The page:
Sunday, January 4, 2015


     I started this blog just over a year ago to make a Pilgrimage - to consciously walk in Mystical Shoes. I didn’t know how many blog entries I could write when I started, but I wanted to find out. The only way to find out is to do it and see how it went. A year sounded like more than I could actually do, unless I was genuinely committed. Because I wanted to change as a writer, I took on the challenge.
Mystical? What’s that? I didn’t know what I would write about exactly, except that I would, as Walt Whitman said, “Try to confront the growing excess and arrogance of realism.”
     So, I set out wearing Mystical Shoes down a long timeline and attempted to write things that are imaginative, spinal and essential.
     Mystical Shoes? Sounds kinda sweet and soft, doesn’t it? Like maybe a “glass slipper” which could be transformative for Cinderella? Well, the reality of the Pilgrimage part – getting into those dang Mystical Shoes day-after-day and then going where they carry you is not easy.  Ever heard of “Seven League Boots”? Shoes will change you, for good or ill, they ARE transformative.

     If you haven’t seen the portrayal of Cheryl Strayed’s feet in the film version of “Wild”, see that and then read how she writes about the reality of the damage to her toes and feet in her book. Your feet – and your shoes – are where your impulse or idealism meets the reality of your journey.
     One part is the shoes and whether or not they fit. She pitched her hiking boots and used duct tape and Teevas. What was I going to do when these Mystical Shoes hurt? Could they kill me?
     The second part is the terrain. My Pilgrimage in Mystical Shoes put me over terrain which caused me to quit several times. Seriously, I told myself that I couldn’t go any further. Like what idiot would climb a mountain to read poetry to the dead? But, I gave myself a good talking to, paused to drink water and eat GORP, whined a bit, and went on.
     I think that is the only thing any of us on long journeys can do, be it a physically brutal journey, a jail sentence, some marriages I know, devotion to causes like OWS, a little bout of cancer or whatever life gives you – the death of a loved one, is to go on.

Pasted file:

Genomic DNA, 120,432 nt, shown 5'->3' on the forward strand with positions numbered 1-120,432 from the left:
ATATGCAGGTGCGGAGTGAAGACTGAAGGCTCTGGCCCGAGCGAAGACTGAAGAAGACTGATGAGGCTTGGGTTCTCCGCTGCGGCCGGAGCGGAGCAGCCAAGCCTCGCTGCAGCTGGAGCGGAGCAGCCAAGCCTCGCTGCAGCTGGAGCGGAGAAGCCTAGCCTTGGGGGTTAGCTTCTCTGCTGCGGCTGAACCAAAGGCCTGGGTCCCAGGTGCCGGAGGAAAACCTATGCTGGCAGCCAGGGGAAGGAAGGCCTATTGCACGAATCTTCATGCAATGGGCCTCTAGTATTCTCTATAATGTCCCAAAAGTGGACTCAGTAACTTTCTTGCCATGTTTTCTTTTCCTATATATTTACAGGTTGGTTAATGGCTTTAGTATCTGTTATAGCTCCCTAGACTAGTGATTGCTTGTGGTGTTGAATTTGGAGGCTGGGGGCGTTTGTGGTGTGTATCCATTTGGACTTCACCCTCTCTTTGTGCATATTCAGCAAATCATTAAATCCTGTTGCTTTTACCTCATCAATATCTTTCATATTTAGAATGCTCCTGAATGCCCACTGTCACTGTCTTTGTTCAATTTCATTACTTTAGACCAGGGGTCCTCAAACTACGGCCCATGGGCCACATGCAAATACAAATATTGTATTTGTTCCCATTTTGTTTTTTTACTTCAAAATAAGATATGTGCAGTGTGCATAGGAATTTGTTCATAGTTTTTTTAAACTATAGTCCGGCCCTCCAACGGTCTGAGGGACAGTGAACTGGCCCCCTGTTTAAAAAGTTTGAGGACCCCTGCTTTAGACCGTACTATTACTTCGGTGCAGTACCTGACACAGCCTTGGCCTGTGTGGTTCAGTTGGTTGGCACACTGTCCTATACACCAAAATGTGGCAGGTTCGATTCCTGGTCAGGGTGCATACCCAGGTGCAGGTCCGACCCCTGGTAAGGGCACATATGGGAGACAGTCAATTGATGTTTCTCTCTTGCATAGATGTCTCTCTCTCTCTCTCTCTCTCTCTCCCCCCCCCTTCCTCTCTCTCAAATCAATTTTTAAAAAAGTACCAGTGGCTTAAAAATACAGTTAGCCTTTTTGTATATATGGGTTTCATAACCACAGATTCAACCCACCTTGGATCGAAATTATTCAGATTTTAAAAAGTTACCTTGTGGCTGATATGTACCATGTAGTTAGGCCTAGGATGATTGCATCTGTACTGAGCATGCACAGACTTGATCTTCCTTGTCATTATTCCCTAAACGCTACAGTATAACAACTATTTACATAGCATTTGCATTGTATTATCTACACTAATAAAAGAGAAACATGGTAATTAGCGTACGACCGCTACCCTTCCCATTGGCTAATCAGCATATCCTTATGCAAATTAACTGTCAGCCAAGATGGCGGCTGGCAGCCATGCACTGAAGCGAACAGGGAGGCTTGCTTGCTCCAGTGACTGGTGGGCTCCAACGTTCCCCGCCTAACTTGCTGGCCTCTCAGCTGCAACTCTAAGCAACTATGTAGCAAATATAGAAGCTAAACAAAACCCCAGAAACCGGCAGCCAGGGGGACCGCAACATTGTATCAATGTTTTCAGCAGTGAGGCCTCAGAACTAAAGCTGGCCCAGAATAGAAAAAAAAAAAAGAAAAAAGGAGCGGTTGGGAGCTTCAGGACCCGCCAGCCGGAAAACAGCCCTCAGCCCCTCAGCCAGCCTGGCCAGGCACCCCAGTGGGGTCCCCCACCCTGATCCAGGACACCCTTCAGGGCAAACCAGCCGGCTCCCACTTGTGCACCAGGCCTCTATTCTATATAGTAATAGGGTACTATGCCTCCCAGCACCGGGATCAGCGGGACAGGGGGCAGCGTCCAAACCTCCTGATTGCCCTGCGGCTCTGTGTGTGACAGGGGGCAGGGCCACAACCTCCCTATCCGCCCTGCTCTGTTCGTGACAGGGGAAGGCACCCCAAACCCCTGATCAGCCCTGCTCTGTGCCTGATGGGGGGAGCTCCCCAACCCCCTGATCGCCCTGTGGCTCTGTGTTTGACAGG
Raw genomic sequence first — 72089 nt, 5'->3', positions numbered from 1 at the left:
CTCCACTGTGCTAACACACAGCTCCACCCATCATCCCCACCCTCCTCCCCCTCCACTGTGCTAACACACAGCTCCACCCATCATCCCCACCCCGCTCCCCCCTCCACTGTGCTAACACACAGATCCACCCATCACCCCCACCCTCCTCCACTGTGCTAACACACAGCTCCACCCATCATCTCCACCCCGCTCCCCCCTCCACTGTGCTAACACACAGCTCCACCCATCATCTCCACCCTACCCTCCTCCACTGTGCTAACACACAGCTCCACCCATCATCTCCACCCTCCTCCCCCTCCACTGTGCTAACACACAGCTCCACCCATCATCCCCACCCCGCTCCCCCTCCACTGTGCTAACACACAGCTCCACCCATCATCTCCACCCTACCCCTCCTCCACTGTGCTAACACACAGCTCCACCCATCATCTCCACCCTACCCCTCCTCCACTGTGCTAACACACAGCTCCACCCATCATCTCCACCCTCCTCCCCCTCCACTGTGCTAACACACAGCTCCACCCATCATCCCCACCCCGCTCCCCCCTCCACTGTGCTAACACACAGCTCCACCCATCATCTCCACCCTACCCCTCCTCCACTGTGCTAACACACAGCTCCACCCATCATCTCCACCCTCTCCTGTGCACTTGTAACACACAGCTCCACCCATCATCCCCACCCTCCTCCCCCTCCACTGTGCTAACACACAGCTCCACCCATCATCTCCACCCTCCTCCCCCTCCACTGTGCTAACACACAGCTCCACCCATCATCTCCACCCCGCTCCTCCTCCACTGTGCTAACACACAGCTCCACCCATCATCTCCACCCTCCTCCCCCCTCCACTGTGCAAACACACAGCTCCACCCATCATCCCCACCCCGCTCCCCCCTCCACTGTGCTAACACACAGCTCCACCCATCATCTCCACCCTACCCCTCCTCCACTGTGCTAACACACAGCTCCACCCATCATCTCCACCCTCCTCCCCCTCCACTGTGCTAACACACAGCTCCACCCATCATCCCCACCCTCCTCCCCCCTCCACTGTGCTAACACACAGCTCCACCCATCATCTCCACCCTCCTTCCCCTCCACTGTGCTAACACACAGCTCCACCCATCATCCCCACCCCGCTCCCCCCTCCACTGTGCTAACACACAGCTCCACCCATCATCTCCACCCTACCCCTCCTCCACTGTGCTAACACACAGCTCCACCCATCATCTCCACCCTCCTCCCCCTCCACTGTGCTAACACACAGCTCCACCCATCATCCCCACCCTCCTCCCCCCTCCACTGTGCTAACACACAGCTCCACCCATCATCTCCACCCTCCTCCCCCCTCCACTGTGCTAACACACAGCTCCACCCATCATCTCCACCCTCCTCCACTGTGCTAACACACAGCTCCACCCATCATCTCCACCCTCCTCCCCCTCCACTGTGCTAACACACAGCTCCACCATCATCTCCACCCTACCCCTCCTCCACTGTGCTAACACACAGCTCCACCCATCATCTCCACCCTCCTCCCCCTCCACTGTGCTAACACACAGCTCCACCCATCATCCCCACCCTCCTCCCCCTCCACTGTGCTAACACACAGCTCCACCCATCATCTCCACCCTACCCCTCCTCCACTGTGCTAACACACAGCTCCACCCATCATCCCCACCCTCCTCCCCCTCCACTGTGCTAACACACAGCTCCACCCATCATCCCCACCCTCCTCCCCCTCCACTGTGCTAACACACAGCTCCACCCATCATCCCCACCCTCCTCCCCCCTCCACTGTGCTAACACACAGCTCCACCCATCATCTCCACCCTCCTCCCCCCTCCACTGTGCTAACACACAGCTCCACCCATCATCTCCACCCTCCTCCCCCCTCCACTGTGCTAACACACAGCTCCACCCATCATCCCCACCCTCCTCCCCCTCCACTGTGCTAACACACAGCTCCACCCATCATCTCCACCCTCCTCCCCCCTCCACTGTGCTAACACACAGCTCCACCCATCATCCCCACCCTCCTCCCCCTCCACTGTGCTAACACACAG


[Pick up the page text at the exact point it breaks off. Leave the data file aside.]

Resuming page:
You’ve just got to go on. Bear the pain. Bear the grief. Bear the love and the loss and go on. One step at a time.
Your feet will carry you into life, and many times you won’t know why, only later can you figure out what it was all about. You can’t get any learning until it is over but then your dear departed may help you.

     Whatever trails you are walking, make sure you have the RIGHT shoes.
     When I volunteered at SCI Graterford, PA, a maximum security prison, I learned that we each wear different shoes and the shoes we wear are EXTREMELY important. The shoes I chose to wear when I first went to visit was a pair of cowboy boots. Six months later, after I was co-leading a weekly group, one of the inmates asked me why I had worn those boots. He told me that some of the men had serious questions about who I was based on my boots. Boots have a meaning and a culture far removed from this Pennsylvania prison.  But, over time, the feelings created by the boots eased as they got to know me. Inmates all wore trainers, but as he kindly educated me, there are trainers and then there are TRAINERS. Silly me. I thought trainers were for exercise.  He said, “Why did I think there were stores devoted to trainers some of which were expensive? The brands represented gangs. Why did Gucci make trainers that cost $1,000 or more.”
It is because, when you wear a uniform of any sort (military, police, Catholic school, hospital scrubs, prisoner); status, identity, and power are in the shoes YOU can wear. Some part of us is a culture of individualists merely held together by Gucci trainers or Mystial Shoes like Cowboy boots.

© Copyright 2015, Jean W. Yeager
All Rights Reserved

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